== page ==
**A Tool Support for Reusing ELAN Rule-Based Components **

A. Martins Moreia (Universidade Federal do Rio Grande do Norte, Natal, Brazil)

C. Ringeissen
(LORIA-INRIA, France)

A. Santana (Universidade Federal do Rio Grande do Norte, Natal, Brazil)

**OnDemandOBJ: A Laboratory for Strategy Annotations**

M. Alpuente
(Universidad Politécnica de Valencia, Spain)

S. Escobar
(Universidad Politécnica de Valencia, Spain)

S. Lucas
(Universidad Politécnica de Valencia, Spain)

Strategy annotations are used in rule-based
programming languages such as
OBJ2, OBJ3, CafeOBJ, and Maude
to improve efficiency
and/or reduce the risk of nontermination.
Syntactically, they are given either as lists of natural numbers or as
lists of integers associated to function symbols whose (absolute) values
refer to the arguments of the corresponding symbol. A positive index
enables the evaluation of an argument whereas a negative index means
``evaluate on-demand''.
In this paper,
we present OnDemandOBJ, an
implementation
of strategy-guided on-demand evaluation,
which
improves previous
mechanizations
that were lacking satisfactory computational
properties.

**On-Demand evaluation by program transformation**

M. Alpuente
(Universidad Politécnica de Valencia, Spain)

S. Escobar
(Universidad Politécnica de Valencia, Spain)

S. Lucas
(Universidad Politécnica de Valencia, Spain)

Strategy annotations are used in eager programming languages (e.g.,
OBJ2, OBJ3, CafeOBJ, and Maude) for improving efficiency
and/or reducing the risk of nontermination.
Syntactically, they are given either as lists of natural numbers or as
lists of integers associated to function symbols whose (absolute) values
refer to the arguments of the corresponding symbol. A positive index
enables the evaluation of an argument whereas a negative index means
``evaluation on-demand''. Recently, we have introduced a formal description
of the operational meaning of such on-demand strategy annotations which
improves previous formalizations that were lacking satisfactory computational
properties.
In this paper, we
introduce an automatic, semantics--preserving program transformation which
produces a program
(without negative annotations)
which can be then correctly executed by typical
OBJ interpreters.
Moreover, to demonstrate the practicality of our ideas,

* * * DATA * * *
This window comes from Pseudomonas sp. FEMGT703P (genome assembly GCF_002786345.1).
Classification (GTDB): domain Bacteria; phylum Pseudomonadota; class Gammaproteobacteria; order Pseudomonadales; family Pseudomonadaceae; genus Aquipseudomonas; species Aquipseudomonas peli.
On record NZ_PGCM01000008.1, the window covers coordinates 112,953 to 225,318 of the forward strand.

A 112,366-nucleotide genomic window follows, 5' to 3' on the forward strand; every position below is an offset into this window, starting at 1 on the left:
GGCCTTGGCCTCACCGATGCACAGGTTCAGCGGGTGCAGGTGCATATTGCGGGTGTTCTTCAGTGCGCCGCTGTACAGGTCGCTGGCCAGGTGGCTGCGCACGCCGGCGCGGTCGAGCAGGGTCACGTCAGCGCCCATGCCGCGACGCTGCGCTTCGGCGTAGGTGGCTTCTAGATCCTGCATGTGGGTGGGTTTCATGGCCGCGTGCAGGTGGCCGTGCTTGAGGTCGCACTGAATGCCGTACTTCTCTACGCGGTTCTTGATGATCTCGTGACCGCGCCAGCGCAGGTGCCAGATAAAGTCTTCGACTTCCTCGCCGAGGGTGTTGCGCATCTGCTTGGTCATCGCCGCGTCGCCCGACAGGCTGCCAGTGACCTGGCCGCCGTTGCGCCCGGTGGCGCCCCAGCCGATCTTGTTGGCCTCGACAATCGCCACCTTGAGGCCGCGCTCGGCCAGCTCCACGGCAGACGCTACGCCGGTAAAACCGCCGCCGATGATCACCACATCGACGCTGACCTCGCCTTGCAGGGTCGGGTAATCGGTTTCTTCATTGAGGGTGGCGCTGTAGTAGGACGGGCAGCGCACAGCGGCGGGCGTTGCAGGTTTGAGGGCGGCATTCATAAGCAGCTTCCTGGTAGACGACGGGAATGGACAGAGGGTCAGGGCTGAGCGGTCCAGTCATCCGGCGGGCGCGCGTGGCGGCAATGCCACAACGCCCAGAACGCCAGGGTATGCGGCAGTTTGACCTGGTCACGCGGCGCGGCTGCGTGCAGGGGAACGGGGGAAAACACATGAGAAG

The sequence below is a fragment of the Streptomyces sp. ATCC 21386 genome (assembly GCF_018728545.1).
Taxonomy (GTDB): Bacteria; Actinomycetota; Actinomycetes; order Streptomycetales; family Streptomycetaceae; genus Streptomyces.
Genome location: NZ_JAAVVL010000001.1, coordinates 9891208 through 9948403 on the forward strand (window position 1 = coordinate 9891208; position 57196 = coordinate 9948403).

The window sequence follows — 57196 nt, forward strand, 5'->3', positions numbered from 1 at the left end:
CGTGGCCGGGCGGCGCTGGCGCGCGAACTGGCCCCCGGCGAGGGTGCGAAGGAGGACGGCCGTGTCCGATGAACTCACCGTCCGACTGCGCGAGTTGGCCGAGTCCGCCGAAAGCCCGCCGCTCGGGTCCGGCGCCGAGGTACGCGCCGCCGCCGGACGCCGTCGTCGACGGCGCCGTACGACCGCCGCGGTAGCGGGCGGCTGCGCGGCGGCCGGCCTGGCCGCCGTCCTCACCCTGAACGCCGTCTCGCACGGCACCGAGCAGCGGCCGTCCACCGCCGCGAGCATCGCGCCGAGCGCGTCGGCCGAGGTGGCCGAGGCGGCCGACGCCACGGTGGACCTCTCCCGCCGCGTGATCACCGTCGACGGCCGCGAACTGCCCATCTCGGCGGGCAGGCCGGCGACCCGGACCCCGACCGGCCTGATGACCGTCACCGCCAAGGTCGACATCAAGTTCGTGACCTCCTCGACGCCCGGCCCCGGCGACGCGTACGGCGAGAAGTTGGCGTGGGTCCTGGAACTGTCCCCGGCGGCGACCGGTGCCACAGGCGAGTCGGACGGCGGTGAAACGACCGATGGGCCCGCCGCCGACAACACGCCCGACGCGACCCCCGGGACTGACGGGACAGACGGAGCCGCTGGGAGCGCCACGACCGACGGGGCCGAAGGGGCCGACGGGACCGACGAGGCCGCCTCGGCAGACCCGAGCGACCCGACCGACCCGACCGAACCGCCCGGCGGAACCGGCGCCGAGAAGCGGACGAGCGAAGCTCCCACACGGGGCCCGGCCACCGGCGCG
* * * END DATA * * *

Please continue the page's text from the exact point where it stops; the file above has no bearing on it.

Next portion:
the program transformation
has
been implemented (in Haskell) and we compare
the evaluation of transformed programs with the original ones
on a set of representative benchmarks.

**Domain-Specific Optimisation with User-Defined Rules in CodeBoost**

O.S. Bagge (University of Bergen, Norway)

M. Haveraaen (University of Bergen, Norway)

** Translating Combinatory Reduction Systems into the Rewriting Calculus**

C. Bertolissi (LORIA-INPL, France)

H. Cirstea
(LORIA-Nancy 2, France)

C. Kirchner
(LORIA-INRIA, France)

**Deductive Generation of Constraint Propagation Rules**

S. Brand (CWI, Amsterdam, The Netherlands)

E. Monfroy
(Université de Nantes, France)

Constraint propagation can often be conveniently captured in a
rule-based paradigm. In recent years, a number of techniques for
automatic generation of rule-based constraint solvers have been
described. Most of them use the generate-and-test principle. We present
here a rule-generation method that is based on deduction. A solver for
a simple constraint represented by a rule set is transformed into a new
solver for a complex constraint, with a guarantee on the associated
consistency notion. We describe deductive incremental constructions of
constraint solvers for several types of constraint definitions, among
them conjunction, universal and existential quantification, and
restriction.

**Typing rule-based transformations over topological collections**

J. Cohen
(LaMI-CNRS, Évry, France)

Pattern-matching programming is an example of a rule-based programming
style developed in functional languages. This programming style is
intensively used in dialects of ML but is restricted to algebraic
data-types.
This restriction limits the application domain. However, as shown
by Giavitto and Michel at RULE'02, case-based function definitions can be
extended to more general data structures called topological
collections. We show in this paper that this extension retains the
benefits of the typed discipline of the functional languages. More
precisely, we show that topological collections and the rule-based
definition of functions associated with them fit in a polytypic
extension of mini-ML where type inference is still possible.

**Design and Implementation of the L+C Modeling Language**

R. Karwowski (University of Calgary, Canada)

P. Prusinkiewicz (University of Calgary, Canada)